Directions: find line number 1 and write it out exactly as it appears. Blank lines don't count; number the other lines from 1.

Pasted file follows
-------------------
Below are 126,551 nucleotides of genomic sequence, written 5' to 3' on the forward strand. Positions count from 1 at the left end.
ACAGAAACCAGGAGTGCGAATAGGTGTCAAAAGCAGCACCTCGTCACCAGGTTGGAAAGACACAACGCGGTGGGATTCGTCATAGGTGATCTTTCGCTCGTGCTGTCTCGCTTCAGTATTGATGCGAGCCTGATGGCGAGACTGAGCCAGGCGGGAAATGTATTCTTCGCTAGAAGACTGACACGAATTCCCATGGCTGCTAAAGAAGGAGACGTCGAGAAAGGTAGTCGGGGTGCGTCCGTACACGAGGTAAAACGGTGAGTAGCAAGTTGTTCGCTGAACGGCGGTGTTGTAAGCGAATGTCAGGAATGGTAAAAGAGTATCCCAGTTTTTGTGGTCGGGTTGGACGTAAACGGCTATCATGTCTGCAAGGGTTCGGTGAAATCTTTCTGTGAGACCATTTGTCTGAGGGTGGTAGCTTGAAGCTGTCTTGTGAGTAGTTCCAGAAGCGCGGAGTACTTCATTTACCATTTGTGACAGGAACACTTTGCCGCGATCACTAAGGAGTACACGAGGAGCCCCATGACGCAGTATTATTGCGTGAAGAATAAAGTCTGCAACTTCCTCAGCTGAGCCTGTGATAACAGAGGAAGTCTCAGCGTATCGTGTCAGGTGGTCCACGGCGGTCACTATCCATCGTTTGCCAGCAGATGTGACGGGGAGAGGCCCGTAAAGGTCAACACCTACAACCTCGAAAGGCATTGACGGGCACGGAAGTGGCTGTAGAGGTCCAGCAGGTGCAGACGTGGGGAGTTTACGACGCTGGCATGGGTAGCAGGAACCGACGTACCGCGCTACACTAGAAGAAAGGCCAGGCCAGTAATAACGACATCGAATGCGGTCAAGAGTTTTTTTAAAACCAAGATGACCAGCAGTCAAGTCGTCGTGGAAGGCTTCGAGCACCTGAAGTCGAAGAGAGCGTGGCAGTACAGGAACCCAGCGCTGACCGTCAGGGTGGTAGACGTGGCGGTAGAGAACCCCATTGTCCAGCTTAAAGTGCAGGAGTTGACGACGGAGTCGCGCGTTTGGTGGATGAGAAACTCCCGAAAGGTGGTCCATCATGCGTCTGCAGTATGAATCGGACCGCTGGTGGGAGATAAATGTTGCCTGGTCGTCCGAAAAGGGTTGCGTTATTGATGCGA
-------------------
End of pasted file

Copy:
Below are 126,551 nucleotides of genomic sequence, written 5' to 3' on the forward strand. Positions count from 1 at the left end.